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Sept. 1 Bear Fire: UPDATED: Also spread west

UPDATE 8:45 p.m.: The Bear Fire is reported to be 10,504 acres and 14 percent contained.

Today’s easterly winds produced increased fire activity on the Bear Fire today. The fire continued its western spread out of Willow Creek drainage toward the face of Mount Ararat and dozer lines that have been built to protect the Highlands, Haskins Valley, Bucks Lake and surrounding communities. With the fire in difficult and rugged terrain, firefighters continue to focus on indirect lines while searching for areas where they can safely insert personnel to go direct.

UPDATE: 9:10 a.m.: The Forest Service released its objectives for today on the Bear Fire. Crews will strengthen line and utilize the interior road system to build indirect lines as well as seek out opportunities to go more direct along the fire’s edge. Structure protection units are in place throughout the area west and northwest of the fire including the Highlands community, Bucks Lake, Haskins Valley, and other significant structural assets. Residents have reported seeing firefighters assessing properties, checking driveways for accessibility, etc.

As for weather and air quality, east winds and lower humidity will return today and could result in increased fire activity, especially along the fire’s western edge. Temperatures will remain warm as the forecast calls for a chance of record highs in the coming days. Northeast and east winds today and tonight will lead to good air quality conditions east and north of the North Complex fires, but areas to the west of the fires, including the La Porte and Little Grass Valley Reservoir, will be in the path of the smoke. Light to moderate smoke will impact the Oroville area throughout the day. Smoke will settle into valleys west and southwest of the fires tonight. Quincy will continue to see poor air quality, but likely be improved compared to Monday. (Residents are enjoying blue skies at least for now.)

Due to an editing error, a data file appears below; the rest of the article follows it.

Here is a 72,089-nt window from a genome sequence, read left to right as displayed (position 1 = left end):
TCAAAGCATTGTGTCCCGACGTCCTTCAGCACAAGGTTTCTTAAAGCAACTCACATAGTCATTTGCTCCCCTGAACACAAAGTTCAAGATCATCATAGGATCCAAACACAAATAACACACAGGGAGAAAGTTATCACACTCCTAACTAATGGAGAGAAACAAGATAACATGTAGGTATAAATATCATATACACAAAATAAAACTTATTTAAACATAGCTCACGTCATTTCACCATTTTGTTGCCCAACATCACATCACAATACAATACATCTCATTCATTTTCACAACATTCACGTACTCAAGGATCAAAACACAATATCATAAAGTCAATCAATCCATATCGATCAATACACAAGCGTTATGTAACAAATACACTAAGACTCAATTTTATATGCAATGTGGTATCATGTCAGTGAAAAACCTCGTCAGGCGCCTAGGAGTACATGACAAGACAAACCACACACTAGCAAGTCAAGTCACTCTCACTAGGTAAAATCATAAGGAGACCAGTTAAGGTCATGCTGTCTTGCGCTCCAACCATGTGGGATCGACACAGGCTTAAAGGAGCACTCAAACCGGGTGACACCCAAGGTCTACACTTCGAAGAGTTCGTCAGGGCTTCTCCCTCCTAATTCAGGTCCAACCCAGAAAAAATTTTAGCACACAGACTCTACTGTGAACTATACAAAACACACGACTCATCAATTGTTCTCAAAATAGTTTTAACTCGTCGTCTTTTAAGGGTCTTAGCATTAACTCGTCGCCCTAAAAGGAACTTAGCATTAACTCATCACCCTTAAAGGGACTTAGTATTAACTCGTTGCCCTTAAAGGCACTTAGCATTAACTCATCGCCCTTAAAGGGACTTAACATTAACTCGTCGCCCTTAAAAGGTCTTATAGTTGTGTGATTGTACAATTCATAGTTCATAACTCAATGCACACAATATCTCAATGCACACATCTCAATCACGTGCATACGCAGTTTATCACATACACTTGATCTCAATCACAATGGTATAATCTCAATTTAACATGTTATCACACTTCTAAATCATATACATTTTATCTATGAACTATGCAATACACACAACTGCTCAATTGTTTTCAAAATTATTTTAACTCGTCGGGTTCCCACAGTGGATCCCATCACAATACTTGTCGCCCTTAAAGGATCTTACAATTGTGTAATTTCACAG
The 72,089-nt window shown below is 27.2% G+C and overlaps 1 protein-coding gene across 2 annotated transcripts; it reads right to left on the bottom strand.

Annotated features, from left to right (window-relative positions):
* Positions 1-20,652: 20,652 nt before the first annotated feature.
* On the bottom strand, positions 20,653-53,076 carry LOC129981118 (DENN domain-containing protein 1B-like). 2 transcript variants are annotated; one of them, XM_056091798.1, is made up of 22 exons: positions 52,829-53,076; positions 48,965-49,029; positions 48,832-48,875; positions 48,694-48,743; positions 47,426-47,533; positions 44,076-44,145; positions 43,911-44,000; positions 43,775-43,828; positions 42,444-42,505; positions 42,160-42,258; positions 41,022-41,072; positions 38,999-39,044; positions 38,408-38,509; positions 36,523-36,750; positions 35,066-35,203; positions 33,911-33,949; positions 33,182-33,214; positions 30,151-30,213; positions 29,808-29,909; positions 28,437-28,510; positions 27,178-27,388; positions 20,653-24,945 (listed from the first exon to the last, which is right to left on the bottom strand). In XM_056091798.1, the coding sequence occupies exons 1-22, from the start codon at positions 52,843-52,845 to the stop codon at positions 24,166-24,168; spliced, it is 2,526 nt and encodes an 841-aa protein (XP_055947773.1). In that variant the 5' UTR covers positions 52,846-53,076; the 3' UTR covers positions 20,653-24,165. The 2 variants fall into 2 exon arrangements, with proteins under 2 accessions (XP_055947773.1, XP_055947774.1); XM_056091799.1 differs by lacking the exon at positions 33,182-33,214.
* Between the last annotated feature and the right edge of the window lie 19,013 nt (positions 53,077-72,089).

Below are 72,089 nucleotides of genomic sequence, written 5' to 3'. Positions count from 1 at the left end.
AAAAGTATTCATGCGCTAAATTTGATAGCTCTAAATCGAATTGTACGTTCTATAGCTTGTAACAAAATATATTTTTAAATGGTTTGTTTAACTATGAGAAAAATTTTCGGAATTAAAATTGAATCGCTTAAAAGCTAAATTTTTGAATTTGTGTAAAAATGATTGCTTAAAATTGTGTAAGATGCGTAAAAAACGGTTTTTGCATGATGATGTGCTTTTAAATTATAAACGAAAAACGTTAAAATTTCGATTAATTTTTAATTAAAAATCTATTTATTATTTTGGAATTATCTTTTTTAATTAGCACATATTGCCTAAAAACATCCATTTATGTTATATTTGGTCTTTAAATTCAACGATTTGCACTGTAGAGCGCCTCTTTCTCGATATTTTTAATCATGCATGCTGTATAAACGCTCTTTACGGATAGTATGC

Original story: The Bear Fire is 10,170 acres and 10 percent contained.

A welcome sight yesterday near Bucks Lake as helicopters were able to fight the Bear Fire once the smoke cleared. Photo courtesy of Haskins Valley Inn

The smoke finally cleared enough to allow firefighters to take to the air to fight the fire yesterday. Helicopters dropped 15,000 gallons of retardant on the southwest edge of the fire as it pushed toward Hose Mine in the Willow Creek drainage. The wind shift and clear air allowed the fire to breath but growth was minimal at less than 200 acres.

Fire activity throughout the rest of the Bear perimeter was moderate, but interior pockets of fuel continued to burn. Personnel are scouting for areas where crews can take direct action along the fire’s edge, but, given the terrain and resources available, indirect line remains the focus.

Indirect dozer lines are now around the perimeter of the fire. Due to the terrain and thickness of the fuels, it has taken a variety of heavy equipment to tackle the job.

Structure protection resources are in place throughout the Bucks Lake and Haskins Valley neighborhoods and advisory remains in place

Initially few resources were allocated to the Bear Fire because of its initial remote location, difficult terrain and no threat to structures. But that has changed and resources have poured into the Bear Fire as firefighters hope to keep the fire from impacting the communities of Bucks Lake, Haskins Valley, Tollgate, Meadow Valley and Quincy. There is the potential for the Bear and Claremont fires to merge and firefighters want to be prepared and have already built a dozer perimeter that includes that eventuality.

The Bear Fire broke out Aug. 17 following a lightning strike. Thus far no structures have been lost.

 

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